Surprisingly, Safari´s and PNSO´s figures are of the same size and basically also proportions (…remember, we had that same surprising case with Safari´s and Schleich´s Tyrannosaurus (2018)?!). Let´s begin with the head. Despite being of same width and length, PNSO transports the impression of armored massiveness better. The neck and shoulder is now were the real fun starts. A point goes to PNSO for fusing the bases of the pairs of spikes along each side of the neck, which the Safari lacks. The most obvious difference between both figure, the placement of the largest spikes must remain unsettled though. I could not find sure evidence for any of the positions. Personally I think the PNSO interpretation (not only theirs) is more reasonable, as these spikes probably developed for physical intraspecific competition rather than defence. If you like the “fend off predators”-theory more, you`d probably rather support the Safari. The shorter front legs and the sacral shield are support for the reconstruction of an arched back, resulting in the stooped appearance of the PNSO, resembling an armadillo somewhat, while the Safari has a quite straight back. The sculpt of the feet themselves varies greatly in both interpretations, but I think the PNSO transports the heavyness of the animal better. Now, the tail is again of great difference. While it seems there was only one row of triangular scutes along the sides of the tail, I reall like the looks of the double row as in the Safari and the Safari surely succeeds in giving the impression of a relatively stiff tail.

Eventually it is a hard decision. Safari dared an scelidosaurus-like approach with a fairly athletic sculpt, while PNSO went with the heavy tank variant. Though I like the PNSO more for its ultrarealistic sculpting details and overall look, I will keep both and probably display them together as an example on how different two interpretations of the same animal can be, despite sharing size, scale and proportions….. what do you think?

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Comments 7

  • I think this is a great example of two figures who can both be “scientifically accurate” while still having substantial differences based on the choices made. Especially on a dinosaur like Sauropelta where most people have a specific image of what they think it looked like. It’s not such a controversial dinosaur as say, Spinosaurus, but there are still huge areas where things remain uncertain.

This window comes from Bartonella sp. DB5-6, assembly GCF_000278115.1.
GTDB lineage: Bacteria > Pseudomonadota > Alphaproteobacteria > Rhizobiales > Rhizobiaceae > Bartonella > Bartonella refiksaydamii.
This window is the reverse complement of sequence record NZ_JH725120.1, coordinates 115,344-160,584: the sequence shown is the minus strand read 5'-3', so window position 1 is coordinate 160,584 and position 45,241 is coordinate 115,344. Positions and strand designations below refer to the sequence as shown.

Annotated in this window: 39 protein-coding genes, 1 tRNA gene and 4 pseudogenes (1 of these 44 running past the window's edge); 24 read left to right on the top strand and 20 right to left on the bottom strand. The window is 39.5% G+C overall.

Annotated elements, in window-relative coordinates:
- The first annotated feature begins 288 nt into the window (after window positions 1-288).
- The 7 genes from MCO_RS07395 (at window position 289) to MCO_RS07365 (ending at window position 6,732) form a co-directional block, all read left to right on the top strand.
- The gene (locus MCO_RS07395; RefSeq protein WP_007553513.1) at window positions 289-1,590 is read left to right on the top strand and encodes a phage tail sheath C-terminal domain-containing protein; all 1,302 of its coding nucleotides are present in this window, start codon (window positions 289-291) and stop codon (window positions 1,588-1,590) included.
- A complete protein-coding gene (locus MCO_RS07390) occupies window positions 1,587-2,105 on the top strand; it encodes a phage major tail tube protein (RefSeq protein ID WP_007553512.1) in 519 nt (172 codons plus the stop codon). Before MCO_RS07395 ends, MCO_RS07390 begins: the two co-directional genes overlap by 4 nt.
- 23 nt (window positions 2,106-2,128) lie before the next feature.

• Yeah, agreed. Given how infrequently osteoderms are found in situ, it’s hard to exclude possible arrangements. I feel the same way about the PNSO vs. Safari Ankylosaurus figures.

  • Another masterpiece!

  • Beautiful model that sadly was a casualty of the whole shipping fiasco for me! I never got my order.
    I may have to wait later and just enjoy the model for now via yours and others photos.
    Great review and nice Acro cameo!
    I’m surprised that it was so small!

  • Elated for the opportunity to collect another quality Nodosaurid since they are generally forgotten in favor of their Ankylosaur cousins. It pairs nicely with the SAFARI model. Both are marvelous interpretations of the genus however, the unimaginative paint scheme relegates the brilliant sculpt by Doug Watson to “toy” status rather than a collectable. The lack of contrast from top to sides is just unimaginative, and the one figure that would have benefited greatly from a dark wash or dry brush has neither. The details of such meticulous sculpting could have showcased the differences in the scutes of the thoracic area and the osteoderms that cover the sacral shield. In the case of these two figures, the paint scheme determines which sits on a shelf or in the bottom of a toy bin.

  • PNSO’s sauropelta is an enriching insight into the toy dinosaur figure market is a version that complements Doug Watson’s version of Safari. Honestly, it is a figure a little small but very well sculpted, painted with touches of realistic and conservative paint and on the other hand it is a figure intended for the world of collecting rather than the world of toys. Highly recommended.

  • Great review. The position of the shoulder spikes is an interesting question; Borealopelta had its spikes oriented just a bit below the horizontal, but it’s not Sauropelta’s closest relative, so the inference we can draw from that is limited. From published information, I can’t find anything definitive on this and it might be unknowable. I believe Mr. Watson consulted with Kenneth Carpenter on the design of the Safari figure, which might have given him insights that aren’t in the literature. But of course that was before the publication of Borealopelta!

    This is pure speculation on my part, but in the event a nodosaurid hunkered down in defense, a more dorsally oriented spine could offer a large theropod a better lever to overturn the animal than a more ventrally oriented spine would.

    Finally, the mention of Tenontosaurus in PNSO’s vignette makes me wish for a version of that genus from them!